Mr Dunne asked the First Minister and deputy First Minister whether they believe that, given the launch today of a private Member’s Bill to include a conscience clause, the Equality Commission should now withdraw legal action against Ashers Bakery pending the outcome of the legislative process. (AQT 1861/11-15)The response seeing as it was the Deputy First Minister answering the questions (although he deferred to his junior minister was actually better than if it had been left to the unionist side of OFMDFM I suspect.
Mr M McGuinness: With your permission, Mr Principal Deputy Speaker, junior Minister McCann will answer this question.
Ms J McCann: I thank the Member for his question. I am aware that some discussions took place between the Equality Commission and the bakery prior to the civil case being taken. The main issue is the extent to which suppliers of goods and services can refuse service on the grounds of sexual orientation, religious beliefs or political opinion. I think that the civil case will determine whether any discrimination has taken place.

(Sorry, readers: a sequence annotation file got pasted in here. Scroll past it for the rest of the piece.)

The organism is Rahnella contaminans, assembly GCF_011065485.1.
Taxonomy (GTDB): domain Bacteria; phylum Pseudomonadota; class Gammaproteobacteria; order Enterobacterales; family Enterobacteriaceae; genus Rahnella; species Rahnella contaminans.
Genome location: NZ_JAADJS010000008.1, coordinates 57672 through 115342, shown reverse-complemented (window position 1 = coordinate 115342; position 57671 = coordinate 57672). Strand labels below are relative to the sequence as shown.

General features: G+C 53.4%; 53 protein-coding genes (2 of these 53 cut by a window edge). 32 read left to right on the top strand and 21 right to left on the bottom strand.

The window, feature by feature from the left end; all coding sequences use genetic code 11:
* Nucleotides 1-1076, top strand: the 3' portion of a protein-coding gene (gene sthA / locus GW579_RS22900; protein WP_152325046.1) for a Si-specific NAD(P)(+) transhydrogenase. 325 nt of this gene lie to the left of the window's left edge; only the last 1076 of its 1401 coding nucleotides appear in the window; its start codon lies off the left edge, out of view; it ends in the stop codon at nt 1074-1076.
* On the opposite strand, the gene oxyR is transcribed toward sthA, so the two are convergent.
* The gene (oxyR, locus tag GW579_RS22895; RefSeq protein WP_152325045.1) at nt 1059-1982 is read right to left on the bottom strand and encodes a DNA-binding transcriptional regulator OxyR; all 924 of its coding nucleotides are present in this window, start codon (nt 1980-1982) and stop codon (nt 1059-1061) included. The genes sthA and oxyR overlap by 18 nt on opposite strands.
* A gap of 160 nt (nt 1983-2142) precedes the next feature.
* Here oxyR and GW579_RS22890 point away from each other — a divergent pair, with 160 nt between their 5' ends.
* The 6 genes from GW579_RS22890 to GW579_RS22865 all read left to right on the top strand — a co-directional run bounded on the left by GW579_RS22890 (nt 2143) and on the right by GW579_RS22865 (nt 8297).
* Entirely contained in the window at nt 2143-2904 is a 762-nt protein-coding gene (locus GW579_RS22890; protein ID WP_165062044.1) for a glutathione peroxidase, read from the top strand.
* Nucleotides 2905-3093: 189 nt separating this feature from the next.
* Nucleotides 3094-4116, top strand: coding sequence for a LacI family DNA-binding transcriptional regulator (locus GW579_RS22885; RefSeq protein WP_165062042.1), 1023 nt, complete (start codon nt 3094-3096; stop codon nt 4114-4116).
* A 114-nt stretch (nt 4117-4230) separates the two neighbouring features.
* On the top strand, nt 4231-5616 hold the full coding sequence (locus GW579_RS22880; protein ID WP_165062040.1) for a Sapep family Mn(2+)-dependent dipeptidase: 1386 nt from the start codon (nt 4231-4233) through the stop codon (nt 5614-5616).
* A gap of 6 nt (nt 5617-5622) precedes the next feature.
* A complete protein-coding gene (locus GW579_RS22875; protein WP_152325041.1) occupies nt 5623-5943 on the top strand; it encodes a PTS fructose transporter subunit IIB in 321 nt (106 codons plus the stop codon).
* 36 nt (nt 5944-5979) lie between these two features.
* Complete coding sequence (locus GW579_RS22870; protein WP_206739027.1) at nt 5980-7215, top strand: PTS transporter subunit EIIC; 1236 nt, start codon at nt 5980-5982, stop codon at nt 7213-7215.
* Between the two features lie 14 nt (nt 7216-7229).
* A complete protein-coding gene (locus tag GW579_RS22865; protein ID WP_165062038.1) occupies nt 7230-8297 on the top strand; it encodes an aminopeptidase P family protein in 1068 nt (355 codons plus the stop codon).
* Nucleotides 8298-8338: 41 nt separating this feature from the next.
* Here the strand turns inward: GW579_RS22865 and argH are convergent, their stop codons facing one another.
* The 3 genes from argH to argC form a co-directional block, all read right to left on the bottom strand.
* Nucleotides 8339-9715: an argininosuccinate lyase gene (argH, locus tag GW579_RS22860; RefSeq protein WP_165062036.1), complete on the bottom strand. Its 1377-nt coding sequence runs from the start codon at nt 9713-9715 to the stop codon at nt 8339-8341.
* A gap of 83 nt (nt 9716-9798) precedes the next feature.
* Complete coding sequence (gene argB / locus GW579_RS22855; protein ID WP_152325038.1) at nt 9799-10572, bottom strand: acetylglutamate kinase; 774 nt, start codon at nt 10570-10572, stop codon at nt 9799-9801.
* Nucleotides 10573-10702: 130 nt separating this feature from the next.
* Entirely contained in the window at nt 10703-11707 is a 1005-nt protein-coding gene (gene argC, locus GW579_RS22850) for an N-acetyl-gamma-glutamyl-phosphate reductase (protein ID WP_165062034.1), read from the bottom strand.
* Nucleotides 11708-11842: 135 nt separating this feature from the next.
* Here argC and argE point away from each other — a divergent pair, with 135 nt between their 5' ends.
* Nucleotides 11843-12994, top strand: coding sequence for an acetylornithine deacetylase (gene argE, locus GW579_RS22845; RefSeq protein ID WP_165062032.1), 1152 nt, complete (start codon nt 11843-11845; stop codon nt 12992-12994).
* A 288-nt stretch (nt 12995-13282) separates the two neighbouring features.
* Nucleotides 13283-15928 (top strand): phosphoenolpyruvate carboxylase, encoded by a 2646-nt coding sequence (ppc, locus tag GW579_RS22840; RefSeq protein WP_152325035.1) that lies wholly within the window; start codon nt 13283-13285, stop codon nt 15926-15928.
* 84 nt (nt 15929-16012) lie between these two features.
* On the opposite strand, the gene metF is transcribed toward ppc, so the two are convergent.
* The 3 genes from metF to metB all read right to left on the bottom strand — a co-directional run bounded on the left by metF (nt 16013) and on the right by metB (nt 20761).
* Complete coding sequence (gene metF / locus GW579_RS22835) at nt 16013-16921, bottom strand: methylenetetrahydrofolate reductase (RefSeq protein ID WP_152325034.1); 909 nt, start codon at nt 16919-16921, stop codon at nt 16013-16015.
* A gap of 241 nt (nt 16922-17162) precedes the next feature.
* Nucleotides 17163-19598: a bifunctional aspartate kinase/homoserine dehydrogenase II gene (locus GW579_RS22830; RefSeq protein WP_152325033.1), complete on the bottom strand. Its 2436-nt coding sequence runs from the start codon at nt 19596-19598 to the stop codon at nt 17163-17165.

Mr Dunne: I thank the junior Minister for her answer. Does she agree that the Equality Commission should withdraw its legal action pending against Ashers Bakery at this time?
Ms J McCann: It is not up to OFDMFM to agree or disagree with the Equality Commission. It is its own body and it has an independent role to advance fairness and equality for all. It is also responsible for implementing legislation on all those cases and challenging discrimination. We have to leave it to the Equality Commission because, at the end of the day, that will be where it will see whether discrimination happened. I am sure that the Equality Commission will have taken whatever measures it could have before entering into that case.
The point is that no matter what anybody's political persuasion the Equality Commission has to be allowed to operate independently as it is often testing the Assembly's own adherence to equality. Plus they have to act on the law as it stands at the moment.
Indeed surely the Assembly which has taken over 8 years in some consultations and still no action on activity cannot delay the legal process. But does this mean that this consultation and possibly never enacted Bill are a new stalling tactic that the DUP are using to prevent LGBT people from getting a determination in law if they feel their rights have been violated. If so, this is a new low even for the DUP and proves that the Conscience Clause is nothing of the sort but a get at LGBT people by a different means.